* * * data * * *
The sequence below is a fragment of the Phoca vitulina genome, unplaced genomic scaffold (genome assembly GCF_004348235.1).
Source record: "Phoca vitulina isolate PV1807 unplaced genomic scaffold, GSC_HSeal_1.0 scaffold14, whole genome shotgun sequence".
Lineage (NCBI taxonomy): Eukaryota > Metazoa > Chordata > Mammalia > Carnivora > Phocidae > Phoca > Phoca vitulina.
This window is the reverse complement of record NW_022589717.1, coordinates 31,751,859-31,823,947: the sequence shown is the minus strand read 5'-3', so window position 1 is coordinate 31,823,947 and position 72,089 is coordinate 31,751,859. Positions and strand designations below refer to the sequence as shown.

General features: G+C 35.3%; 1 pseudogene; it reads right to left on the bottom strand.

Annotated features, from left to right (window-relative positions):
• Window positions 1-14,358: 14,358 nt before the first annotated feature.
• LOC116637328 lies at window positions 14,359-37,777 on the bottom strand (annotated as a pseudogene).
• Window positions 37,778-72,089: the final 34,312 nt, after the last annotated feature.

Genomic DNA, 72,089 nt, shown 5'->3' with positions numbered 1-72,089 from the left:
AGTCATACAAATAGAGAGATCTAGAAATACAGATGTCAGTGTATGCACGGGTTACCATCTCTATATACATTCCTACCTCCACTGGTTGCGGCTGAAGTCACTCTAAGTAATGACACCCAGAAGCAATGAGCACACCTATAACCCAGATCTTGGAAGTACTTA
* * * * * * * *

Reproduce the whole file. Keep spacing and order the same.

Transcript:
The sequence below is a fragment of the Phoca vitulina genome, unplaced genomic scaffold (genome assembly GCF_004348235.1).
Source record: "Phoca vitulina isolate PV1807 unplaced genomic scaffold, GSC_HSeal_1.0 scaffold14, whole genome shotgun sequence".
Lineage (NCBI taxonomy): Eukaryota > Metazoa > Chordata > Mammalia > Carnivora > Phocidae > Phoca > Phoca vitulina.
This window is the reverse complement of record NW_022589717.1, coordinates 31,751,859-31,823,947: the sequence shown is the minus strand read 5'-3', so window position 1 is coordinate 31,823,947 and position 72,089 is coordinate 31,751,859. Positions and strand designations below refer to the sequence as shown.

General features: G+C 35.3%; 1 pseudogene; it reads right to left on the bottom strand.

Annotated features, from left to right (window-relative positions):
• Window positions 1-14,358: 14,358 nt before the first annotated feature.
• LOC116637328 lies at window positions 14,359-37,777 on the bottom strand (annotated as a pseudogene).
• Window positions 37,778-72,089: the final 34,312 nt, after the last annotated feature.

Genomic DNA, 72,089 nt, shown 5'->3' with positions numbered 1-72,089 from the left:
AGTCATACAAATAGAGAGATCTAGAAATACAGATGTCAGTGTATGCACGGGTTACCATCTCTATATACATTCCTACCTCCACTGGTTGCGGCTGAAGTCACTCTAAGTAATGACACCCAGAAGCAATGAGCACACCTATAACCCAGATCTTGGAAGTACTTA